Sunday, October 5, 2014

Red Hook

Red Hook, the south Brooklyn neighborhood stretching below Atlantic Avenue to the Hudson River, is a place of contrasts. Sleek minimalist condos sit inside 19th century red-brick warehouses. The smell of salt water is halted by sewage reeking from pipes un-repaired since Hurricane Sandy. Construction cranes hum alongside dilapidated buildings. Wildly reviewed restaurants buzz just a few paces from the local bodega. 

One of the neighborhood's distinguishing characteristics is the open sky. The buildings are short compared to the city, especially across the river in Manhattan. The proximity to the water gives Red Hook the feel of a beach town, but definitely not a resort. It's just the kind of place artists and young urban famlies crave--cheap rent (until a couple of years ago), parks, plenty of real estate to renovate.

Red Hook Impressions

We visited Red Hook this year to celebrate the one year anniversary of Hometown BBQ. I wrote about their opening in a post last year. This year I had some time to explore and do some sketching in the neighborhood. I stood on the streets and did my thing. Here's a map of the neighborhood (I took small license to use this even though it's a sketch from a map):


Van Brunt is the main street running from Atlantic, a main thoroughfare in Brooklyn, to the water. I started with the Ice House and its neighbor, Bait and Tackle, the local watering holes and the places to find people who know Red Hook.

The first two buildings on the right -- The Ice House and Brooklyn Bait and Tackle, Van Brunt Street, Red Hook

Further down the street you pass chic urban shops, vacant lots, galleries, rusted trucks, and a custom-made bicycle shop among the array of businesses. Kentler International Drawing Space attracts my attention every time I visit, but I haven't managed to make it in to see what it's all about. Hers's a few street images:
Kentlery International Drawing Space - Red Hook pedestrian - sign for local bagel shop


Dry Dock Wine and Spirits - Van Brunt and Van Dyke
Hometown BBQ sits at the base of Van Brunt on Reed, just across the street from Fairway market, a massive grocery store selling everything from quarters of beef to Brooklyn Kombucha. Around the corner from Hometown on Conover is the legendary Sunny's Bar, owned by the Balzano family since 1890 and currently run by Sunny Balzano, "The Grandfather of Red Hook." You can read about Hometown and Sunnys in my posts from last year.

A new addition to the neighborhood is the Hometown Shack--where they smoke all the meat on wood-fired smokers. Two shipping containers handle a couple of smokers and a couple more sit outside next to the gravel yard. In the summer you can get your ribs and sit at the umbrella tables taking in the smoke flavored salty air.

Hometown Shack, Red Hook near Valentino Pier

A few paces from the Shack Louis Valentino, Jr Park and Pier locals can fish while enjoying possibly the best land view of the Statue of Liberty in New York. The park and pier are named after a firefighter and parks lifeguard Louis J Valentino who lost his life while searching for wounded fellow firefighters.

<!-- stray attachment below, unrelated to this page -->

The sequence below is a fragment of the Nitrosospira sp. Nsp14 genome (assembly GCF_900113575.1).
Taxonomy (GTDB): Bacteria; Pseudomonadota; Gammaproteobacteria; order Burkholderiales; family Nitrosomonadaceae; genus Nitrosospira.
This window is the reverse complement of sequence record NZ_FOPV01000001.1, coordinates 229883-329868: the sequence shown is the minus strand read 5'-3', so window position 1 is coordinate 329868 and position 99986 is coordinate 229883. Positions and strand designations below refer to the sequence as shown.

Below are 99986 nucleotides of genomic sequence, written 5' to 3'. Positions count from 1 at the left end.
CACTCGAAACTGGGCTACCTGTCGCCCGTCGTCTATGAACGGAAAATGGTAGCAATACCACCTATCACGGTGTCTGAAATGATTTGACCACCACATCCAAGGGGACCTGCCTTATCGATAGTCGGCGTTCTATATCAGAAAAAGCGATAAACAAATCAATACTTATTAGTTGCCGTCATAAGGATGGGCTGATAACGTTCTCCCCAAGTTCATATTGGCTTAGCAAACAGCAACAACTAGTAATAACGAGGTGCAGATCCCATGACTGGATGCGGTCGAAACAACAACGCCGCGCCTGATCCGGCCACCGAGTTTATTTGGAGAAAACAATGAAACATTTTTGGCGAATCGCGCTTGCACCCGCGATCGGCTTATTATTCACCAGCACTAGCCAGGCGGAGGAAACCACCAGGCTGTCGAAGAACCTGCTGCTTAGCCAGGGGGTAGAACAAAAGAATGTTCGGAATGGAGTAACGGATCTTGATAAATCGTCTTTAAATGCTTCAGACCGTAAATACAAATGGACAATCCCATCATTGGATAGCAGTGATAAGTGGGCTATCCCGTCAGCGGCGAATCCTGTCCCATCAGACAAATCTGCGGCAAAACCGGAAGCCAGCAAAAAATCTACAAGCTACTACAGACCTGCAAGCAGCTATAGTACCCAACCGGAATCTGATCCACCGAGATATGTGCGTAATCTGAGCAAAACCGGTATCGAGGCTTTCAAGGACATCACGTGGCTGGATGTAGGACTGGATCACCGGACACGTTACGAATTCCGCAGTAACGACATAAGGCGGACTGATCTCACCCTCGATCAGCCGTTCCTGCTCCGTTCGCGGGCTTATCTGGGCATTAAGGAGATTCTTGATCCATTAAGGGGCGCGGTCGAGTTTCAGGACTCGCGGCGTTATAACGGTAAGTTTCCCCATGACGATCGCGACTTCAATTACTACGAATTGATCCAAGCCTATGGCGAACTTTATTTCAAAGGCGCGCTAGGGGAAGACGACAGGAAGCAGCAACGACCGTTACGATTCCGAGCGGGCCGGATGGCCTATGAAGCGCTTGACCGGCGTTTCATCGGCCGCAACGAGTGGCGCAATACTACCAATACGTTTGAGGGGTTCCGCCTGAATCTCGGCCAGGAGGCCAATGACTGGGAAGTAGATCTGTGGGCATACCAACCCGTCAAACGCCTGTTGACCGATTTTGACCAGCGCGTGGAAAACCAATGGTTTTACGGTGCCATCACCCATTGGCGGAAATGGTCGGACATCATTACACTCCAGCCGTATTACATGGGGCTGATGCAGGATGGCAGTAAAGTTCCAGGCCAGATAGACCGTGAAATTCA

The lower Manhattan skyline stretches along the water, dominated by the new World Trade Center. I happened to be there on September 11. 


World Trade Center from Valentino Pier, Red Hook
  

We visited the Red Hook Initiative, a local non-profit that serves the neighborhood by providing job training and many other services. That's a story in itself. This quote by it's founder Jill Eisenhart, describes Red Hook aptly: 

"If you ask an outsider what makes Red Hook special, they'll talk about the parks and open spaces, the waterfront views, the cobblestone streets, the great businesses, churches and agencies that creat the fabri of the community. If you ask someone from Red Hook, they'll tell you the secret: It's the people who live here." 
From Images of Red Hook, by Thomas Rupolo


Wednesday, October 1, 2014

Reckless Video



Greg and I have been renting our weekly movies from Reckless Video for most of the 25-plus years that we’ve lived in the Maple Leaf neighborhood. Back when the movies we rented came on VHS, Reckless was located on the west side of Roosevelt Way Northeast at around Northeast 90th. At some point, a mysterious night fire turned Reckless and the other small businesses on that block into a blackened shell. But like the proverbial phoenix rising from the ashes, Reckless reopened a year or two later on the same block of the east side of Roosevelt, where it stands today.

The movie medium we rent has gone from VHS to DVD to Blu-ray, but Reckless remains the same. We could probably save a little money by using Netflix or other entertainment services, but we couldn’t get honest opinions about films we are considering from Netflix or discuss the nuances of our favorite TV series with Amazon. We enjoy the simple ritual of walking over to Reckless to return our weekend movie on a sunny Sunday afternoon, or dashing in from the rain on a Friday night to select a movie and then afterwards picking up Chinese takeout from Snappy Dragon across the street.

Neighborhood video rental stores are almost extinct, and even big box places like Blockbuster apparently can’t compete with on-demand entertainment services. I don’t know how much longer Reckless will be in Maple Leaf, but as long as it is, we’ll keep getting our weekly movies there.

Sunday, September 28, 2014

2014 Convocation at University of Washington

I missed last weeks sketch outing because I was at the 2014 Convocation ceremonies at the University of Washington to help our son Matthew celebrate the beginning of his 4 years at University of Washington.  Not to pass up the opportunity to document this day, we got there early enough so I could grab a sketch of the ceremony,  sketched the entrance to the Presidents Picnic tent while waiting in line to get in and sketch inside the tent while enjoying our lunch.
2014 Convocation Ceremony
Waiting to get into the big tent while being entertained by the marching band.
Inside the Presidents Picnic Tent